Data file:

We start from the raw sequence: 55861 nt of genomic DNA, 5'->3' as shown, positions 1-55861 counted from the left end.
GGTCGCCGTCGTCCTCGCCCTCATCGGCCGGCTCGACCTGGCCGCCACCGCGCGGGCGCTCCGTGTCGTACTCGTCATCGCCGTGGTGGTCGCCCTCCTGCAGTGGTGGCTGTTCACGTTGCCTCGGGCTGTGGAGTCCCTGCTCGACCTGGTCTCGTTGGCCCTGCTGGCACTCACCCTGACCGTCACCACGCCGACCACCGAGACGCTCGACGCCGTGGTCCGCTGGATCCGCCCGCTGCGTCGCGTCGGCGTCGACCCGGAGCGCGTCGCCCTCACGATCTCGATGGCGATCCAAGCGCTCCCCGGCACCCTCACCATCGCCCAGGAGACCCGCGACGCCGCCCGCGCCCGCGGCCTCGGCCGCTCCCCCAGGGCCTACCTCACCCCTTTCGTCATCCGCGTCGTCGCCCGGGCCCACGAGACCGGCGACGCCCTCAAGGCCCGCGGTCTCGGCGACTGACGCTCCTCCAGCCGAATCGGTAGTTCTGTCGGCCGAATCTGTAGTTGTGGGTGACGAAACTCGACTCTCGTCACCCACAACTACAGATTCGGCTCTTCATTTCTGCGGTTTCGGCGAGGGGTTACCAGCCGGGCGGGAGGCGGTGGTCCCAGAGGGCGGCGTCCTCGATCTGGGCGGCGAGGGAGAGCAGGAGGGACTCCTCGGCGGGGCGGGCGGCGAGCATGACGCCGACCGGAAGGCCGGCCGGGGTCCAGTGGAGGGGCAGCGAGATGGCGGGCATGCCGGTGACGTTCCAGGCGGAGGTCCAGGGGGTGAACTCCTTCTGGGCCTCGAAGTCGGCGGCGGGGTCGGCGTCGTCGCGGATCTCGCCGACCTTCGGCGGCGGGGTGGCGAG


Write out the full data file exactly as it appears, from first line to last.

We start from the raw sequence: 55861 nt of genomic DNA, 5'->3' as shown, positions 1-55861 counted from the left end.
GGTCGCCGTCGTCCTCGCCCTCATCGGCCGGCTCGACCTGGCCGCCACCGCGCGGGCGCTCCGTGTCGTACTCGTCATCGCCGTGGTGGTCGCCCTCCTGCAGTGGTGGCTGTTCACGTTGCCTCGGGCTGTGGAGTCCCTGCTCGACCTGGTCTCGTTGGCCCTGCTGGCACTCACCCTGACCGTCACCACGCCGACCACCGAGACGCTCGACGCCGTGGTCCGCTGGATCCGCCCGCTGCGTCGCGTCGGCGTCGACCCGGAGCGCGTCGCCCTCACGATCTCGATGGCGATCCAAGCGCTCCCCGGCACCCTCACCATCGCCCAGGAGACCCGCGACGCCGCCCGCGCCCGCGGCCTCGGCCGCTCCCCCAGGGCCTACCTCACCCCTTTCGTCATCCGCGTCGTCGCCCGGGCCCACGAGACCGGCGACGCCCTCAAGGCCCGCGGTCTCGGCGACTGACGCTCCTCCAGCCGAATCGGTAGTTCTGTCGGCCGAATCTGTAGTTGTGGGTGACGAAACTCGACTCTCGTCACCCACAACTACAGATTCGGCTCTTCATTTCTGCGGTTTCGGCGAGGGGTTACCAGCCGGGCGGGAGGCGGTGGTCCCAGAGGGCGGCGTCCTCGATCTGGGCGGCGAGGGAGAGCAGGAGGGACTCCTCGGCGGGGCGGGCGGCGAGCATGACGCCGACCGGAAGGCCGGCCGGGGTCCAGTGGAGGGGCAGCGAGATGGCGGGCATGCCGGTGACGTTCCAGGCGGAGGTCCAGGGGGTGAACTCCTTCTGGGCCTCGAAGTCGGCGGCGGGGTCGGCGTCGTCGCGGATCTCGCCGACCTTCGGCGGCGGGGTGGCGAG